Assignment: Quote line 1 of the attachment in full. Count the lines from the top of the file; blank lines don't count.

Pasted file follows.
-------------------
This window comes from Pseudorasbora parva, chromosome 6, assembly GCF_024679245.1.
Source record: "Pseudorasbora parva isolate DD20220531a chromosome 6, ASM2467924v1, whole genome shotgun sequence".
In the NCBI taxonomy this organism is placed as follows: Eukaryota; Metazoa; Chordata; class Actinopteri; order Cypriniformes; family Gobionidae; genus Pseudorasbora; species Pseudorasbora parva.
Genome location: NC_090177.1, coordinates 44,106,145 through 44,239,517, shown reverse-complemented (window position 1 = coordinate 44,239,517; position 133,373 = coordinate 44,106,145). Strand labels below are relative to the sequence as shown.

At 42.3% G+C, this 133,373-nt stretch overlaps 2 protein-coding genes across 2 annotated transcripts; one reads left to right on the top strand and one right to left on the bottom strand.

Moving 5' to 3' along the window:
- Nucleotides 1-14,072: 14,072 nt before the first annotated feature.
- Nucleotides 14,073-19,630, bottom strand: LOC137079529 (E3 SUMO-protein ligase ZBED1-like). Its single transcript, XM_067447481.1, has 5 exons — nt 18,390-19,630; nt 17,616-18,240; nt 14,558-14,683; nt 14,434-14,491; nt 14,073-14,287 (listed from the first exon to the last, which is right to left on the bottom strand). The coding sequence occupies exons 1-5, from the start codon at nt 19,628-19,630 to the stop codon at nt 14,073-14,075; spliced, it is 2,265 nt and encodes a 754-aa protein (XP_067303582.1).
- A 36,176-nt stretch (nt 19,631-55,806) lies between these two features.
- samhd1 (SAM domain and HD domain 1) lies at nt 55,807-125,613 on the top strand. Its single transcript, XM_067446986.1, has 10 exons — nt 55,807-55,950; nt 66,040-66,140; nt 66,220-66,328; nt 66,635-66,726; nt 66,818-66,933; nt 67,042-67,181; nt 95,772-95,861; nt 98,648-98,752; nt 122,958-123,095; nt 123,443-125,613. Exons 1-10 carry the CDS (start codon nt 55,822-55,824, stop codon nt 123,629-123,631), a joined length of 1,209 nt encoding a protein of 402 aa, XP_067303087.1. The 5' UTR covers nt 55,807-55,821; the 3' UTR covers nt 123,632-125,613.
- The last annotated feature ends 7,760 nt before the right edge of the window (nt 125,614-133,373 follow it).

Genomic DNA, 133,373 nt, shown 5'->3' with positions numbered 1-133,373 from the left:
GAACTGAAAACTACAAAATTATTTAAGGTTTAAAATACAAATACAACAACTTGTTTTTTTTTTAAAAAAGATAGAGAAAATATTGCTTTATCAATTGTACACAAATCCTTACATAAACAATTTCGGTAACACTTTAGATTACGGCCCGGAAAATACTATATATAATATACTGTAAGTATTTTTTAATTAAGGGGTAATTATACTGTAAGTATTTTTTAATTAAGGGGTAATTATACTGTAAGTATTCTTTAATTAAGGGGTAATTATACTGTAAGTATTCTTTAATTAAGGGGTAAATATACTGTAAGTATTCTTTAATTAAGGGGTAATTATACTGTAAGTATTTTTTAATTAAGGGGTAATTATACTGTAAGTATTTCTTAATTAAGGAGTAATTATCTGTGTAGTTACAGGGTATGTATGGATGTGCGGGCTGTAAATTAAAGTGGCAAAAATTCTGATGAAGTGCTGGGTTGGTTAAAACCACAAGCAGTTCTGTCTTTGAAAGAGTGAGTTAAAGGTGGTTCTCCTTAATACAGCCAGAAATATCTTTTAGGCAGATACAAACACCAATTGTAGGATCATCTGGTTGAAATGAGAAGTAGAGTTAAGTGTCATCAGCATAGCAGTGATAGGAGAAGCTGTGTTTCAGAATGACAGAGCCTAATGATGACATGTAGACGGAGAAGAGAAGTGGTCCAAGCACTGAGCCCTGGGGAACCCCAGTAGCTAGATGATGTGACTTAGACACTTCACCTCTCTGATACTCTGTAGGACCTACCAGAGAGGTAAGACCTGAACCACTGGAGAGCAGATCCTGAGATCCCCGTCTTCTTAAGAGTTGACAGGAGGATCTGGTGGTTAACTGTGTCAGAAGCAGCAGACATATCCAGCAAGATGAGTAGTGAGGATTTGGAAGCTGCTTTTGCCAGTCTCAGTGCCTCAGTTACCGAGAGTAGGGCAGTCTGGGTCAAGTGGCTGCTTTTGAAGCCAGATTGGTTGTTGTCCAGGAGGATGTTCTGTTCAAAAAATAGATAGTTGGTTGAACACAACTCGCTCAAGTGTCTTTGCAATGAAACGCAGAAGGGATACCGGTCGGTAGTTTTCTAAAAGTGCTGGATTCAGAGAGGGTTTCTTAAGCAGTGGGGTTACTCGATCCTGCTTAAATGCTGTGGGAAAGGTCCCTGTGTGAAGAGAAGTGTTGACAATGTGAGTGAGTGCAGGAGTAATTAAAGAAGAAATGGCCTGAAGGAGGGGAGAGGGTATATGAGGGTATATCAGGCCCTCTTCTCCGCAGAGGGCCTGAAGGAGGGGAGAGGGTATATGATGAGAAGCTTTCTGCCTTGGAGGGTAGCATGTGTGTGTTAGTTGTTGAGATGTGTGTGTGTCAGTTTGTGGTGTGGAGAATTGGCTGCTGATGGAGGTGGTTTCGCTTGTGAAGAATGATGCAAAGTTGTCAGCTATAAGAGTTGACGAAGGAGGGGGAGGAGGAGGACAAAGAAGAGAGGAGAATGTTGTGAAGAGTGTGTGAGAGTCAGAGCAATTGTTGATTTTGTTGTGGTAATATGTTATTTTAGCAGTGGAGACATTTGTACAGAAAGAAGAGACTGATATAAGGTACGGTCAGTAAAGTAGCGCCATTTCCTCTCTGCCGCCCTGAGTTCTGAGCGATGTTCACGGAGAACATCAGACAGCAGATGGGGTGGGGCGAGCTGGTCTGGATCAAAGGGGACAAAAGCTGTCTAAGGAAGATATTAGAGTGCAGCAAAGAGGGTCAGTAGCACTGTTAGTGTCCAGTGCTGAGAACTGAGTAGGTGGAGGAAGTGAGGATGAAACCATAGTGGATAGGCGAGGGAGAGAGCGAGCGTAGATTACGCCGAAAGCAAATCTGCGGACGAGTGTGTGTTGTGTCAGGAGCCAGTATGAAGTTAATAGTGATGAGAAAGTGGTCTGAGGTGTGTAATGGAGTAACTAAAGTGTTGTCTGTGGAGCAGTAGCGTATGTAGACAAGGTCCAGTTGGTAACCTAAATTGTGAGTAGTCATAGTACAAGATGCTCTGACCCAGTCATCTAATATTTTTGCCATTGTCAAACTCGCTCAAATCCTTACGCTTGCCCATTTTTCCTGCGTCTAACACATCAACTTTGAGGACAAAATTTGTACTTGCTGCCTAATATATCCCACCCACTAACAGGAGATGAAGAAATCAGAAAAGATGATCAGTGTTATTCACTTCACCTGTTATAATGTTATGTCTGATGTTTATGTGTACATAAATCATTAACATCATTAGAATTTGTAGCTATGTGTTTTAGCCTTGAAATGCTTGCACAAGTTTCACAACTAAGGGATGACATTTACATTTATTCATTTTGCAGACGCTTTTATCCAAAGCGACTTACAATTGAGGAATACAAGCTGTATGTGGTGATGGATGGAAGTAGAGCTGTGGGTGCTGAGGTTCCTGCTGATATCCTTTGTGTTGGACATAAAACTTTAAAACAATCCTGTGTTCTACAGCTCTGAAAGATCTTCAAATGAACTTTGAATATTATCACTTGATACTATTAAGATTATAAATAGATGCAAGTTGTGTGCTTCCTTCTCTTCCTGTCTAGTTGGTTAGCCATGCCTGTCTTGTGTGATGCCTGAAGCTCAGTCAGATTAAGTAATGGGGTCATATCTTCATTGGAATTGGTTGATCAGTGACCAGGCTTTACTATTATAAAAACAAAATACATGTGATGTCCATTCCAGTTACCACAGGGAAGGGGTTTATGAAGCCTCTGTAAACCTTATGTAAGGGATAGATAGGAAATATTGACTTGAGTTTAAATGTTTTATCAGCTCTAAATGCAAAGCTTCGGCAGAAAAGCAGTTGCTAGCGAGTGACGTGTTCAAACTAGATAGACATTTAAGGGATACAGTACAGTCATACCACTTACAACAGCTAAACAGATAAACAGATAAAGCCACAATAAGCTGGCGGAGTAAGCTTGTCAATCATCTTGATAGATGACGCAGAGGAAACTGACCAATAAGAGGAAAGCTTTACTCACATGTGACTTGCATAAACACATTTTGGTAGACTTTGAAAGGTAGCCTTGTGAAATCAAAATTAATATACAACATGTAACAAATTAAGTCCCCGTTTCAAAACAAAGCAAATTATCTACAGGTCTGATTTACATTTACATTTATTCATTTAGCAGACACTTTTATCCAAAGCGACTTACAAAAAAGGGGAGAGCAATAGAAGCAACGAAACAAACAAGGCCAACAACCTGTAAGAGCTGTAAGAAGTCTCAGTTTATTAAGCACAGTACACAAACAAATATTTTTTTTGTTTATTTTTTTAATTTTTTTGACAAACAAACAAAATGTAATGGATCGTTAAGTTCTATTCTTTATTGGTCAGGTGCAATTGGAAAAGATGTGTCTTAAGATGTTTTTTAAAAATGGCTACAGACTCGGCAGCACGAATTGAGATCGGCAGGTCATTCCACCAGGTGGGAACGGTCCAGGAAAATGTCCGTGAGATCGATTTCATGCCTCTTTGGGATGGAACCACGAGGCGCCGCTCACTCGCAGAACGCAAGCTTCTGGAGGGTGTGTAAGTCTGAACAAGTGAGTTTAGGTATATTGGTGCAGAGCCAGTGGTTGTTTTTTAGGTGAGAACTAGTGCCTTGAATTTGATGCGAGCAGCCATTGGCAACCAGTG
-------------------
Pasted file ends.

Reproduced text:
This window comes from Pseudorasbora parva, chromosome 6, assembly GCF_024679245.1.